MLB from Chicago sends my worst nightmare, a turn of the last century German bisque piano baby figurine at about 8 inches long. In size, anywhere from 3-4” to 30” long, these infant-style figurines gratuitously laid on top of grand pianos, holding down ubiquitous piano shawls draped over piano lids. All of these piano babies are life-like, chubby, blue eyed and blonde. Most display fat naked thighs and bottoms. They usually lie on tummies or backs; some are in the act of playing with their toes, and toes are often seen inserted into little pink mouths set with tiny realistic baby teeth. In all, revolting! But like all fantastic fads of material objects that once captured the market, the object tells us about the philosophy of their time. In this case, we will learn something about the mixed sentiments around children in 1900.
Some late Victorian parlor pianos had whole menageries of these little bisque figures perched on top of the grands. Some piano babies are naked: the reason for this is unfathomable, yet some collector’s guides give the following excuse for this prurient practice; they say, “The baby is freshly bathed,” as if that story makes a (licentious!) difference. That’s what is dangerous about hyperrealism: it taints the imagination. To be more than real is to invite a nightmare.
The worst feature of this particular realism is the attention to meticulous life-like detail. This detail lies in the threefold process of the medium: firstly, the bisque, which is a low-fired type of porcelain, was incised, an “intaglio technique,” used, for example, around the eyes where a line was etched to create depth. Secondly, detail was applied in diluted pastel paint colors, horribly but expertly applied. Thus, little baby teeth are molded in the bisque, then etched, then painted pearl white, and surrounded by a coral pink bow-lipped mouth.
Most of these piano babies are, as I have said, (most unwholesomely) half-naked or naked: baby dresses, gowns, and sleep shirts (tantalizingly) open, either exposing bottoms and legs, or falling off rounded shoulders. The most notable manufacturers of these piano babies, the German Heubach Brothers, tinted the bisque medium called slip (which is usually bone white) a delicate “baby flesh” PINK, so baby’s skin looks and – because bisque is smooth – feels real, including artfully placed (concupiscent) dimples in cheeks. I mean in all cheeks.
Some of the poses of these babies are voyeuristic, to say the least. Here’s some popular attitudes: a little girl in a sunbonnet drooling over a peach, a baby in an adult’s shoe, a baby crawling from an egg as if newly hatched, a child on pillow teasing a puppy, or reclining with thumb in mouth, or in all-white underwear, or on a tummy, naked, reading an oversized book, or a little toddler with torn romper and long blond curls, with trembling lip.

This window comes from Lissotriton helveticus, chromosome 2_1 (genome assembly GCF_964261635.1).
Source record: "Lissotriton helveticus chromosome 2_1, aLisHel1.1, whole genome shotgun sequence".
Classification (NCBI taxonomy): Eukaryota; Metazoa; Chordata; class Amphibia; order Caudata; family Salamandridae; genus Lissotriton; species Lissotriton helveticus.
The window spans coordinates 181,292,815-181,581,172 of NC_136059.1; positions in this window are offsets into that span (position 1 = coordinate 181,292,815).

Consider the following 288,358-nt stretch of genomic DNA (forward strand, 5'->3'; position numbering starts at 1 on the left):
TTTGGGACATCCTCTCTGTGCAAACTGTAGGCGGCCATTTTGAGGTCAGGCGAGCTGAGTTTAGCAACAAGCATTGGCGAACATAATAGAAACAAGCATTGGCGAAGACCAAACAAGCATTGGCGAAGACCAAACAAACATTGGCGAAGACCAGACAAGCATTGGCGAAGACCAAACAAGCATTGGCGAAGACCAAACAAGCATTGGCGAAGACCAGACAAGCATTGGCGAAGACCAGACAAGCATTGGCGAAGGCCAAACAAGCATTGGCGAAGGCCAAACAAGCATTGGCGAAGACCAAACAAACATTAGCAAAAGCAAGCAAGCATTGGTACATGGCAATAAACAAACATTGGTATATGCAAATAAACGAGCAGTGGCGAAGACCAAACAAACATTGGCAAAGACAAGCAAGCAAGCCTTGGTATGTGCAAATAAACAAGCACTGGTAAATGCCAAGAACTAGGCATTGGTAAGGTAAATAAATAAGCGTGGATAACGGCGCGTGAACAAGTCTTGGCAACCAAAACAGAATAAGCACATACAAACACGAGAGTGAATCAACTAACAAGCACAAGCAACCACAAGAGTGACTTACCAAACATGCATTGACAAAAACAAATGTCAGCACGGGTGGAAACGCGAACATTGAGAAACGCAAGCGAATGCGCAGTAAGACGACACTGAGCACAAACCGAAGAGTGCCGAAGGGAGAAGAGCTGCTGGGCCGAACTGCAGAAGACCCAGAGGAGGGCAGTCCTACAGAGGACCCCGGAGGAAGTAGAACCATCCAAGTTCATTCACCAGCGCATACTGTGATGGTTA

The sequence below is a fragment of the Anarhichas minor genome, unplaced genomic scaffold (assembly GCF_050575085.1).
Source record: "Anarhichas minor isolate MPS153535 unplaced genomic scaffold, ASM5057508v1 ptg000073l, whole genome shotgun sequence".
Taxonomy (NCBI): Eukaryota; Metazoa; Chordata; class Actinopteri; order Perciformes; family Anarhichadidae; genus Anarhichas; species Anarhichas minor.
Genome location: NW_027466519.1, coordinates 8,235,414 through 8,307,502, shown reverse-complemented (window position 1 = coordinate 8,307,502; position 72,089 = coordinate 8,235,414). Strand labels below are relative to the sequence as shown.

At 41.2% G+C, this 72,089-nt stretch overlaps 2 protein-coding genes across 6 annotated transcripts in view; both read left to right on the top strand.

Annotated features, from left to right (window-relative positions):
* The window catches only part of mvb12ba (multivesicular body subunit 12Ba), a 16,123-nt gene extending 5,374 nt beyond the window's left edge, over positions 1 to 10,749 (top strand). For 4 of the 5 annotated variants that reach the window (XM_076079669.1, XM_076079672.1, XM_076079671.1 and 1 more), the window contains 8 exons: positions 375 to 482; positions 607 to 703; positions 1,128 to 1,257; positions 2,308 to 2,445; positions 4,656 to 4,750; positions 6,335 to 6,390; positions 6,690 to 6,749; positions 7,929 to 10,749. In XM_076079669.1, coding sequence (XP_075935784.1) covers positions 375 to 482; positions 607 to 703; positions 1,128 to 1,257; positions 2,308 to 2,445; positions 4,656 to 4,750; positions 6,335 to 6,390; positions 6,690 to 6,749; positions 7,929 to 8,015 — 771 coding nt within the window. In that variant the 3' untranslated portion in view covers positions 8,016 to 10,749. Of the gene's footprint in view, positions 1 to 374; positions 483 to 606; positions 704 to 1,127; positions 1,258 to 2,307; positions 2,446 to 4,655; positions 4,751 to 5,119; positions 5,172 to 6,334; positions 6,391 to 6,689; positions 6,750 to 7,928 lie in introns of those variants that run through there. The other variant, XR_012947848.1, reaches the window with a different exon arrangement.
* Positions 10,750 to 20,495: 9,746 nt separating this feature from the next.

All this begs the question of the turn of the last century’s social attitude regarding young children. Ironically, children were seen and not heard, AND highly romanticized. Most children’s clothes were miniatures of adult’s styles and just as restricting and structured. Boys and girls wore bows, dresses, stockings and high-topped boots, hats, collars and little fitted jackets, if the family had money. If the family was urban or rural poor in 1900, a child might dress in rags, and work in the mines, or clean chimneys, or hawk newspapers, or tend the farm animals. Realize that when these idealized baby figures were modeled, most children worked to support their families, some to their death. It was not until the late 1930’s that Congress passed a law protecting children across the U.S. For example, my grandfather, born in 1899, delivered ice as a child. His brother stoked the coal-fired heater and stove, his sister filled the kerosene lamps. (Thomas Edison didn’t invent the light bulb until 1879 – and by 1910 many cities were not yet wired for electricity.) When a child took sick, in 1900, a child was dosed with “patent medicines,” tonics and syrups claiming to cure anything. Not until 1906 did Congress outlaw miracle cure-alls for children. So how pink and chubby were the children of the turn of the last century? Not as pink and chubby as these piano babies, I’d wager.
Yet there are collector’s clubs for these piano babies, and I read with interest on three such club’s homepages that many collectors of these figures are men. I leave that bit of information with you. The piano baby is worth $400.
Certified appraiser for estates, inheritances and trusts.
Dr. Elizabeth Stewart's column appears every week in the Salon & Style section of the Santa Barbara News Press. Email her your questions and high-resolution photos at ElizabethAppraisals @ gmail.com
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